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Day 4

One of the best features of this site is that we grid from the side. There is no pre-grid staging, and at grid time everyone is already in their takeoff spots. We were in a big hurry to get out of here today, and I was able to start the launch a minute after grid time, at 12:01 (I’m not sure if the rules allow me to launch at grid time, so I waited an extra minute).

The senior citizen launch crew did a fantastic job, but we did suffer one casualty. Our friend Chris Sanders, a local LS 4 pilot, stretched a tendon in his lower leg, and as line crew, he will be out for the season. We hope this won’t affect his flying after the contest ends. Despite this mishap, we were able to get everyone in the air in just 42 minutes, a record for this contest.

We had a fine day of soaring today. The forecast was for good conditions, with clouds in the entire task area. The winds were from the north, backing to the northwest with altitude. The Task was a 240 mile AT with the long leg on the wind line. The northern turnpoint was in a cutout in the Charlotte Class B airspace, which I figured would give the pilots a good view of the skyline of one of the most architecturally beautiful cities in the East. At the end of the day, I asked about the view, and without exception, the pilots reported that they had never looked at the ground all day. So much for trying to set an aesthetically pleasing task.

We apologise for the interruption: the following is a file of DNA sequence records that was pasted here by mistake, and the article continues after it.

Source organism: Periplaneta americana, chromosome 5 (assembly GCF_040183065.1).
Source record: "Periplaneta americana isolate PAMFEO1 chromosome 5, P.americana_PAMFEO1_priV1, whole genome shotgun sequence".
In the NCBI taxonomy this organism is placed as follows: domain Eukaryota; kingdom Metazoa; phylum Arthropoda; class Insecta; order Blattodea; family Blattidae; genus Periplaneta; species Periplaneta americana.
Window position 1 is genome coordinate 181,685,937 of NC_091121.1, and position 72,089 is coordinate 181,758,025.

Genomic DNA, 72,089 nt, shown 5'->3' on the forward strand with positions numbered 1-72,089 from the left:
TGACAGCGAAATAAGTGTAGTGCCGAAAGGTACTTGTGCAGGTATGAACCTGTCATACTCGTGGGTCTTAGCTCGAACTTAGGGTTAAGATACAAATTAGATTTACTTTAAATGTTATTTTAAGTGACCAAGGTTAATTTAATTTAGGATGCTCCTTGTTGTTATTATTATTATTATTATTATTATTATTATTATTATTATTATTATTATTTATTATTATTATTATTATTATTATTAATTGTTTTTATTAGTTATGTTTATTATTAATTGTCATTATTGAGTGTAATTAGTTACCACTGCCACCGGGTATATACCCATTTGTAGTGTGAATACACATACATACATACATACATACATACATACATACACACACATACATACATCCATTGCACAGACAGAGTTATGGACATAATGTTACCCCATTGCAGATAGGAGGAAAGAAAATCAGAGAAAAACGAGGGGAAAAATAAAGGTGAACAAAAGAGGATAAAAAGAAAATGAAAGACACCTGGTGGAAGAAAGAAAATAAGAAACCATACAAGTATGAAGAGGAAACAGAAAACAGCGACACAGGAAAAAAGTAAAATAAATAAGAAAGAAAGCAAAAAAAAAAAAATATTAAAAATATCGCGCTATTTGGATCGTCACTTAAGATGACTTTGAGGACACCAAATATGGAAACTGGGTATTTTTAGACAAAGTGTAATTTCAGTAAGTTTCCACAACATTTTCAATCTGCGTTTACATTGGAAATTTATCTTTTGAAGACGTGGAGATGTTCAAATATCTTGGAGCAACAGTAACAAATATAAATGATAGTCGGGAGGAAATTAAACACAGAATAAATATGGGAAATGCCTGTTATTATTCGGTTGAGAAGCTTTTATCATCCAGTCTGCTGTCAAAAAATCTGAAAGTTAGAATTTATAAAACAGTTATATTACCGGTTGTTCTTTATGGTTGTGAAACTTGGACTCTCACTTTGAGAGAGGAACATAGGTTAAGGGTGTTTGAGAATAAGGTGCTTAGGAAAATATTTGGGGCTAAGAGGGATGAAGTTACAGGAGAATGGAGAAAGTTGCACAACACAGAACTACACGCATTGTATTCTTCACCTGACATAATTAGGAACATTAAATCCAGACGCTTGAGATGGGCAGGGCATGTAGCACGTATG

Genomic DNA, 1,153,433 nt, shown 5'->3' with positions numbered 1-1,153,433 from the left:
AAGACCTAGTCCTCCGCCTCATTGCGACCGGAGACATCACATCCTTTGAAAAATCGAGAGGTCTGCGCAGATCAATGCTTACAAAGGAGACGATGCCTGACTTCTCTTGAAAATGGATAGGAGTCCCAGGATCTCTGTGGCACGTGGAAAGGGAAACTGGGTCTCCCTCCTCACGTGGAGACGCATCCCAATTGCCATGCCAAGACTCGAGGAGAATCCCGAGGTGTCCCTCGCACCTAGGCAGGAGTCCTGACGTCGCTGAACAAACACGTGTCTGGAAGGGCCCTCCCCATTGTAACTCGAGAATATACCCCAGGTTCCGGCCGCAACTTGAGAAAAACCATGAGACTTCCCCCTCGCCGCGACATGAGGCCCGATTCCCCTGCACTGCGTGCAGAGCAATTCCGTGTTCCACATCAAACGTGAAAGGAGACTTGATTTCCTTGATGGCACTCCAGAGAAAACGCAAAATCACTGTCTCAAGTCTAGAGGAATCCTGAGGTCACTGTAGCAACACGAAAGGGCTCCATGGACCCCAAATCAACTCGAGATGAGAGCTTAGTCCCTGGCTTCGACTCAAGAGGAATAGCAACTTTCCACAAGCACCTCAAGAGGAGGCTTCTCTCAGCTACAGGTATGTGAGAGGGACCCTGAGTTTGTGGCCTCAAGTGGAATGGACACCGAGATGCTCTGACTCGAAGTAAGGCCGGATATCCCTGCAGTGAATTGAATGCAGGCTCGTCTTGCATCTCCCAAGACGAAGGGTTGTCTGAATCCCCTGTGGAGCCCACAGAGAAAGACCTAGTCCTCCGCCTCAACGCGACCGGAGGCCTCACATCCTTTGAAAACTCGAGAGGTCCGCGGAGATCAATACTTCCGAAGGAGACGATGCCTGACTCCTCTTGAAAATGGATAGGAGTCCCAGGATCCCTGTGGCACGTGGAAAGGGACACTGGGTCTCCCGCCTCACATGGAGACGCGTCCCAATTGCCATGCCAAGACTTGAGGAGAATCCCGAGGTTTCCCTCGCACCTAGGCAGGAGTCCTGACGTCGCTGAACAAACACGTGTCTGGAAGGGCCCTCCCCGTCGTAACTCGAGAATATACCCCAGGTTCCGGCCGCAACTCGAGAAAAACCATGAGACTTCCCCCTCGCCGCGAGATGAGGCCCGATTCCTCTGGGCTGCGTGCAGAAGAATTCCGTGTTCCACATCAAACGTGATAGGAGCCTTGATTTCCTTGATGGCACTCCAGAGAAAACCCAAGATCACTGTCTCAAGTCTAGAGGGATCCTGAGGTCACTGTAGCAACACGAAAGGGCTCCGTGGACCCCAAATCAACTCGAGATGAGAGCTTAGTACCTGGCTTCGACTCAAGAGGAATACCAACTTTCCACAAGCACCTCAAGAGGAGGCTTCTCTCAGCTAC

There were three turnpoints, which, according to our rules, allows everyone to tack on additional distance of up to six miles. It’s fun to see how far into each turnpoint circle everyone goes. Typically, the pilots who just touch the circles are concerned about getting home, and the ones who go deep think that the task is an undercall. Today, almost everybody grabbed the extra distance, which makes me think that tomorrow’s task needs to be longer.

Most everybody started in the 13:15 to 13:30 time frame, and the bulk of the finishers arrived at about 17:00.

While they were out there, some of us apricated, some of us napped, and some of us quilted.

Photo #15126 | Quilt

When the dust settled, we had a 1000 point day with 100% completions. Remarkably, we had a virtual tie for first place among six pilots. They were (in order) Sergei Morozov, Jerzy Szemplinski, Erik Nelson, Sean Murphy, Luke Szepaniak, and Bob Fletcher.

Here is Sergei’s flight:

Photo #15127 | May 14 MS

Tomorrow is the last day of the contest, and we hope to get everyone home in time for the awards banquet. But that’s not a promise for a wimpy task. It is the Nationals, after all.


Posted: 5/14/2019


2019 15 Meter National

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